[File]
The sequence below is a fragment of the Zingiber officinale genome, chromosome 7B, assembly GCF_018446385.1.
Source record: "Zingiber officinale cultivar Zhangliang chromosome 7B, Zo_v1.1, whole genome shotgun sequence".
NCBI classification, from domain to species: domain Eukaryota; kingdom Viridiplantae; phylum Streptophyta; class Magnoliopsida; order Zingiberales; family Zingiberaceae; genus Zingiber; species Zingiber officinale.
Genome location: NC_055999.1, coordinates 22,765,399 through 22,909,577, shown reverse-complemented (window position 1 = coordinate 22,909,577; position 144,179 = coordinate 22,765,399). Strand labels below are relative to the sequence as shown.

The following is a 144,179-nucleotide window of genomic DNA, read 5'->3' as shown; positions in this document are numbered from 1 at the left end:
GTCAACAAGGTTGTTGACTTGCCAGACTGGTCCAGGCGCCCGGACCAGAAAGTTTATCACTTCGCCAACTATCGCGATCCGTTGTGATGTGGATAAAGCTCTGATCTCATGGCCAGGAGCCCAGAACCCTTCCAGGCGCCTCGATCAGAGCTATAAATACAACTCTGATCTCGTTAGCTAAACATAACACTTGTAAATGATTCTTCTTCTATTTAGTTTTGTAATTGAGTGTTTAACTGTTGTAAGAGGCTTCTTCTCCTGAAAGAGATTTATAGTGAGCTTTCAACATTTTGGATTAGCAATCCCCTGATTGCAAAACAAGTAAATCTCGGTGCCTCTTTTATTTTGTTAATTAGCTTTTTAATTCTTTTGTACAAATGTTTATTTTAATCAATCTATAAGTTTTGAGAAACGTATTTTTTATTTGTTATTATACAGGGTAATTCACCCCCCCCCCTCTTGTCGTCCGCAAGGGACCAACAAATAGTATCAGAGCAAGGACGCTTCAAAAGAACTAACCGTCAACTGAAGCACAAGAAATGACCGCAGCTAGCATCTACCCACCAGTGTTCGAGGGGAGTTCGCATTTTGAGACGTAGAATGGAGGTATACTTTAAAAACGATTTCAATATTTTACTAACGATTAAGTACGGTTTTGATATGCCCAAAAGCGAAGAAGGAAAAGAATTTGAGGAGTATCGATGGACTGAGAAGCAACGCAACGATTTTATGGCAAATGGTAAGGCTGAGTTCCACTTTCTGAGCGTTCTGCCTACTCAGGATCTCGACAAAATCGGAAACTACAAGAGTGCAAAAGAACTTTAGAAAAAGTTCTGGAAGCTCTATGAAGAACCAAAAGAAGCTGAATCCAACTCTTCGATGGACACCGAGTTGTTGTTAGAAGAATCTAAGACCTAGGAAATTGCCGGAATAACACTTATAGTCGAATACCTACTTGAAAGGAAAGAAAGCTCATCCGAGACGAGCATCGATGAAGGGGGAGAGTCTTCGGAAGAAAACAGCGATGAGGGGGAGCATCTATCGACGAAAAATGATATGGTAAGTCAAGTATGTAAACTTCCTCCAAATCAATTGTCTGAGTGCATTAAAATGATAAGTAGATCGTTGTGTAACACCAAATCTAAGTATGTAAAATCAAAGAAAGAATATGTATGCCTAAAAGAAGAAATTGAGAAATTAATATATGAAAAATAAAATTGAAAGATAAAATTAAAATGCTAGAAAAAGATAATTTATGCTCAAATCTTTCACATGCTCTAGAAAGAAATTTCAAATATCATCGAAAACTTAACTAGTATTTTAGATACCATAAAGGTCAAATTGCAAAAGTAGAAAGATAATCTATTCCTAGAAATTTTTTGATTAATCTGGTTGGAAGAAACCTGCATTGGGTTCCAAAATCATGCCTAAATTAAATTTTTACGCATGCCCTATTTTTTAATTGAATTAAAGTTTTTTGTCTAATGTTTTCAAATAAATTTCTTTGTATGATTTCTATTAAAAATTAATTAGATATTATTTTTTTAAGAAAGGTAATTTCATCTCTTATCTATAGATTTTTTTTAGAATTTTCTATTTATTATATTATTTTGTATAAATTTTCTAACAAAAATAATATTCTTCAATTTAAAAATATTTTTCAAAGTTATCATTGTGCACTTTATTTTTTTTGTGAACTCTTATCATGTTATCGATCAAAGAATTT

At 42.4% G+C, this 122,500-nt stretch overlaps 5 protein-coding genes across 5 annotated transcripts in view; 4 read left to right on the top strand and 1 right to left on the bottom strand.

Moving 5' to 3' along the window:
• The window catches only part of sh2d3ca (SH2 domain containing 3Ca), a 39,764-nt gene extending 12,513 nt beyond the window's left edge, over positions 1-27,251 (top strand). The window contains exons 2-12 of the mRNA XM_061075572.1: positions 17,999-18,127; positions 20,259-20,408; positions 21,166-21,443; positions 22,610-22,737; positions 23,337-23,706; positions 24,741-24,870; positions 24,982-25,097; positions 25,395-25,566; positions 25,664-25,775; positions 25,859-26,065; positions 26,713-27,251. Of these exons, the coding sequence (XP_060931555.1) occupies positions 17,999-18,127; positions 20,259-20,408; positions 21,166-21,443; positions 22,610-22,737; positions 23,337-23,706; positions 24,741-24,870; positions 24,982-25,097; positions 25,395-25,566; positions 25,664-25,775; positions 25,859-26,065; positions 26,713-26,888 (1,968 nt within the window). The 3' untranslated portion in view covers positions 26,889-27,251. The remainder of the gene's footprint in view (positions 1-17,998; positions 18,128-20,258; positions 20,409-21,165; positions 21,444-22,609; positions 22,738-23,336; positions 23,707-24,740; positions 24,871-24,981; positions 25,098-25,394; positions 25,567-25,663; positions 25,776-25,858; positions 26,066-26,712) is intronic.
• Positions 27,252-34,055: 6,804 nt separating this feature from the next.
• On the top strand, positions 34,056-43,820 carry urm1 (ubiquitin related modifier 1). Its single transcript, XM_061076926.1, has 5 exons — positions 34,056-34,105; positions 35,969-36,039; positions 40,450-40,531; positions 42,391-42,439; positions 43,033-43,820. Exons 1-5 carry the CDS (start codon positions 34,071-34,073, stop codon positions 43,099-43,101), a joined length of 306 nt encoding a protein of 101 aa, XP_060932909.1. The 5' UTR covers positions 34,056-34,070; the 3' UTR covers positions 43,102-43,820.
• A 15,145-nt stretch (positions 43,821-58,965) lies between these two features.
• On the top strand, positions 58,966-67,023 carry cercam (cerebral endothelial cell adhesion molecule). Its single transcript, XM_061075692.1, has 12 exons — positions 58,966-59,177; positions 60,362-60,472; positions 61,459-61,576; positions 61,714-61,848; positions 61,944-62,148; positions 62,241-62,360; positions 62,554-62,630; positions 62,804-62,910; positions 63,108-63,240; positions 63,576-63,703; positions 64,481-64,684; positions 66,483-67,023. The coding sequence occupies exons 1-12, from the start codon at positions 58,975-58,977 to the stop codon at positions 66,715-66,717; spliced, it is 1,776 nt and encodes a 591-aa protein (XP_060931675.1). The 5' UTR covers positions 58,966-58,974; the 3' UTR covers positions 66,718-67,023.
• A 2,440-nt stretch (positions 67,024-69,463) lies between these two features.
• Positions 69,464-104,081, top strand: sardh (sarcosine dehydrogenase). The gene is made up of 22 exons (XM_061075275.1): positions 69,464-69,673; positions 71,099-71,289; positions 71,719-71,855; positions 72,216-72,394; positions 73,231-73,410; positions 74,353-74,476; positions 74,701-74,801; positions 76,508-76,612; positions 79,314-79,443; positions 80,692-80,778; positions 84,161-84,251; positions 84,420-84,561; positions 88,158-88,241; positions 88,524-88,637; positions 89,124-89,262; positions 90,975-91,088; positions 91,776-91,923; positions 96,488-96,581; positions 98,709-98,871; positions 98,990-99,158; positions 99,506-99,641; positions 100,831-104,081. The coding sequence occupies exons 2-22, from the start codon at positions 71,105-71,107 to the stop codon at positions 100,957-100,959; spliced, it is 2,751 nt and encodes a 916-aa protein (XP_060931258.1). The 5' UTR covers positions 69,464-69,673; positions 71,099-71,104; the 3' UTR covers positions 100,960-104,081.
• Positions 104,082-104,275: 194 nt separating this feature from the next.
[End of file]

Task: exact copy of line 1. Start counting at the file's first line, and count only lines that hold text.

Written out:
The sequence below is a fragment of the Zingiber officinale genome, chromosome 7B, assembly GCF_018446385.1.